Tony: This is weird – or at least that opening is weird.   Why do we have that?   It is a crude version in the sense of the percussion as a driving force – there is no sophistication there at all.   But the harmonies are really good and work very well.   Yet we have that bash bash bash percussion part all the way through.  Why is that?   And can you imagine being part of the chorus that sings the last line of each verse in perfect harmony?  It must have been hard not to leave the session thinking “what the **** was that all about?”

Especially as the piece runs to over six minutes (although it really does sound as if no one has any idea how to end it).

Hmmm.  I might have laughed too if I had been on the piano in the recording session, but then crawled under the table the moment I found that recording was being released.

But hey ho – these are fine musicians having some fun, so why not?

Previously in this series…

  1. Other people’s songs. How Dylan covers the work of other composers
  2. Other People’s songs: Bob and others perform “Froggie went a courtin”
  3. Other people’s songs: They killed him
  4. Other people’s songs: Frankie & Albert
  5. Other people’s songs: Tomorrow Night where the music is always everything
  6. Other people’s songs: from Stack a Lee to Stagger Lee and Hugh Laurie
  7. Other people’s songs: Love Henry
  8. Other people’s songs: Rank Stranger To Me
  9. Other people’s songs: Man of Constant Sorrow
  10. Other people’s songs: Satisfied Mind
  11. Other people’s songs: See that my grave is kept clean
  12. Other people’s songs: Precious moments and some extras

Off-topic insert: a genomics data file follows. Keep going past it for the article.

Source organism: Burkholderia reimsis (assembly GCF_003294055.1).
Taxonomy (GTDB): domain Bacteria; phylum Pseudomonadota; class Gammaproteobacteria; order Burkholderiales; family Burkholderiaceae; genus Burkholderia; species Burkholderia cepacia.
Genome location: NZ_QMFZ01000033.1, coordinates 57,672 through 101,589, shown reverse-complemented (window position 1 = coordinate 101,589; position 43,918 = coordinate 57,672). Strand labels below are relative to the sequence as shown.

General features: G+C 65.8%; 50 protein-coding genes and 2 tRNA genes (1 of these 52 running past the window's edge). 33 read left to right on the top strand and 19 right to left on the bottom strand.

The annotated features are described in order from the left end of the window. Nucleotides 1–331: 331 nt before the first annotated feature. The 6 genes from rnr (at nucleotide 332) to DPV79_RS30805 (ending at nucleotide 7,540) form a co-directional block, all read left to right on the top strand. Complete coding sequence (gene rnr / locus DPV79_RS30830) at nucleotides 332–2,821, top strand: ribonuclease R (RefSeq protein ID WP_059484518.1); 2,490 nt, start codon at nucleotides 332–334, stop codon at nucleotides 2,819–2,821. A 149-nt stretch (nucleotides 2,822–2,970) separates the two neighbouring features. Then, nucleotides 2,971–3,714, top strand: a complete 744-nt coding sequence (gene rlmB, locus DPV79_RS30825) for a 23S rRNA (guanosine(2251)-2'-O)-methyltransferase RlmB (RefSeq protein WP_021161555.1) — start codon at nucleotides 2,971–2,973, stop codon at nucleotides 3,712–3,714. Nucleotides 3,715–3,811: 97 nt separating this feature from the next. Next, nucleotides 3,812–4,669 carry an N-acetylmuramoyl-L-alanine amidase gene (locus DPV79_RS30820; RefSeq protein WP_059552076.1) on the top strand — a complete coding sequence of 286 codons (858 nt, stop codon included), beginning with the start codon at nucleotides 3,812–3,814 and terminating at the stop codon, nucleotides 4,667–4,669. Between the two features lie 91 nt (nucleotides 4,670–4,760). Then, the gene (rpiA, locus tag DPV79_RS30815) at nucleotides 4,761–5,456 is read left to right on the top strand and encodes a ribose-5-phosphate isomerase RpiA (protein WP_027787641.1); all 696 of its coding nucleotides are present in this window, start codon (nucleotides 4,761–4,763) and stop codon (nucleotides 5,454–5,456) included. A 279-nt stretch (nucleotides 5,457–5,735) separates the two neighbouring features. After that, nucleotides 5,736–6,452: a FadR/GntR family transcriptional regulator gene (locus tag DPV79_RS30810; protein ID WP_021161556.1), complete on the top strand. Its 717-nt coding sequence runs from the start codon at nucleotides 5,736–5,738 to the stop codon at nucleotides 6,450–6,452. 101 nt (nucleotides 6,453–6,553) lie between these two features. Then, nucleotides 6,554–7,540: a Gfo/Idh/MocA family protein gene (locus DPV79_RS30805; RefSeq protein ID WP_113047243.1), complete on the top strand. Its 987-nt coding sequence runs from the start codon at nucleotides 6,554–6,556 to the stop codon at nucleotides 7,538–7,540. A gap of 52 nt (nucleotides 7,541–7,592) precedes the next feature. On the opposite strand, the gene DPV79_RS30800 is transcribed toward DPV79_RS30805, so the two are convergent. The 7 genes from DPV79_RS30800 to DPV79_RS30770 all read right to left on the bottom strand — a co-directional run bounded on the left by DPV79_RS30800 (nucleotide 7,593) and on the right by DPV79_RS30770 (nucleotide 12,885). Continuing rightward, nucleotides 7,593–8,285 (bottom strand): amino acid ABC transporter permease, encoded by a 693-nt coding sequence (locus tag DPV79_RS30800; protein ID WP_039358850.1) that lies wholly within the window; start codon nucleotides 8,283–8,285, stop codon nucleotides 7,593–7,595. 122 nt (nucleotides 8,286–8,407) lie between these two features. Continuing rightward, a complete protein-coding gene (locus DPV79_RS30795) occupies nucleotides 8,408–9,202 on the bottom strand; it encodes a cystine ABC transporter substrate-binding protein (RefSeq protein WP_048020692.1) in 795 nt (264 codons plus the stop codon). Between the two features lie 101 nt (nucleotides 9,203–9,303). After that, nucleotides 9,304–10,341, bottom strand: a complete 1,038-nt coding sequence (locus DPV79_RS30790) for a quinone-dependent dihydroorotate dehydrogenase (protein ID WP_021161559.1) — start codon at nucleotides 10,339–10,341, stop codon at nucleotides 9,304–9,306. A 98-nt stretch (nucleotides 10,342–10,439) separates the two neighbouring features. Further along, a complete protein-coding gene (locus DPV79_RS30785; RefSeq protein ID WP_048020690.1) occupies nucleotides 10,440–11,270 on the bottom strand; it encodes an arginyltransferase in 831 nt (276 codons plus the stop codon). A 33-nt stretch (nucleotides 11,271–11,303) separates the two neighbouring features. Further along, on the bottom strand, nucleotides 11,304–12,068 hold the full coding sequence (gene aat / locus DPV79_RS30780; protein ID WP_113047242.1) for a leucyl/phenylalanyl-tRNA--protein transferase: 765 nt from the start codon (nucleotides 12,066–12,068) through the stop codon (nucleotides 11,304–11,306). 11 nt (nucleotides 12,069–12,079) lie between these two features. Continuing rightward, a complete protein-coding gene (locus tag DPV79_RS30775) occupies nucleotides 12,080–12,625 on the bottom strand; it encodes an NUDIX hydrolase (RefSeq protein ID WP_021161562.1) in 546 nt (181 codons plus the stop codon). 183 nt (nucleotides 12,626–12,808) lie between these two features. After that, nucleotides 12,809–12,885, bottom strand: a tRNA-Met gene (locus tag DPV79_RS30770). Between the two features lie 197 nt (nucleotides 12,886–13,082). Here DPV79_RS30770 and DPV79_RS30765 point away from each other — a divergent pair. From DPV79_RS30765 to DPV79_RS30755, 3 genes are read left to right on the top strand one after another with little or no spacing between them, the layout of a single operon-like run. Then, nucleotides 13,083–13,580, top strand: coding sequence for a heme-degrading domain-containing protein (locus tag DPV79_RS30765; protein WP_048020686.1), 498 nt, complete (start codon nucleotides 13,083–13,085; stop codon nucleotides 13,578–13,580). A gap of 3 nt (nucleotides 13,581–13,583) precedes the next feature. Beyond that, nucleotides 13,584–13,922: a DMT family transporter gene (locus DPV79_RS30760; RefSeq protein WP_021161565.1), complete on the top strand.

13. Other people’s songs: You go to my head
  14. Other people’s songs: What’ll I do?
  15. Other people’s songs: Copper Kettle
  16. Other people’s songs: Belle Isle
  17. Other people’s songs: Fixing to Die
  18. Other people’s songs: When did you leave heaven?
  19. Other people’s songs: Sally Sue Brown
  20. Other people’s songs: Ninety miles an hour down a dead end street
  21. Other people’s songs: Step it up and Go
  22. Other people’s songs: Canadee-I-O
  23. Other people’s songs: Arthur McBride
  24. Other people’s songs: Little Sadie
  25. Other people’s songs: Blue Moon, and North London Forever
  26. Other people’s songs: Hard times come again no more
  27. Other people’s songs: You’re no good
  28. Other people’s songs: Lone Pilgrim (and more Crooked Still)
  29. Other people’s songs: Blood in my eyes
  30. Other people’s songs: I forgot more than you’ll ever know
  31.  Other people’s songs: Let’s stick (or maybe work) together.
  32. Other people’s songs: Highway 51
  33. Other people’s songs: Jim Jones
  34. Other people’s songs: Let’s stick (or maybe work) together.
  35. Other people’s songs: Jim Jones
  36. Other people’s songs: Highway 51 Blues
  37. Other people’s songs: Freight Train Blues
  38. Other People’s Songs: The Little Drummer Boy
  39. Other People’s Songs: Must be Santa
  40. Other People’s songs: The Christmas Song
  41. Other People’s songs: Corina Corina
  42. Other People’s Songs: Mr Bojangles
  43. Other People’s Songs: It hurts me too
  44. Other people’s songs: Take a message to Mary
  45. Other people’s songs: House of the Rising Sun
  46. Other people’s songs: “Days of 49”
  47. Other people’s songs: In my time of dying
  48. Other people’s songs: Pretty Peggy O
  49. Other people’s songs: Baby Let me Follow You Down
  50. Other people’s songs: Gospel Plow
  51. Other People’s Songs: Melancholy Mood
  52. Other people’s songs: The Boxer and Big Yellow Taxi
  53. Other people’s songs: Early morning rain

Leave a Reply

Your email address will not be published. Required fields are marked *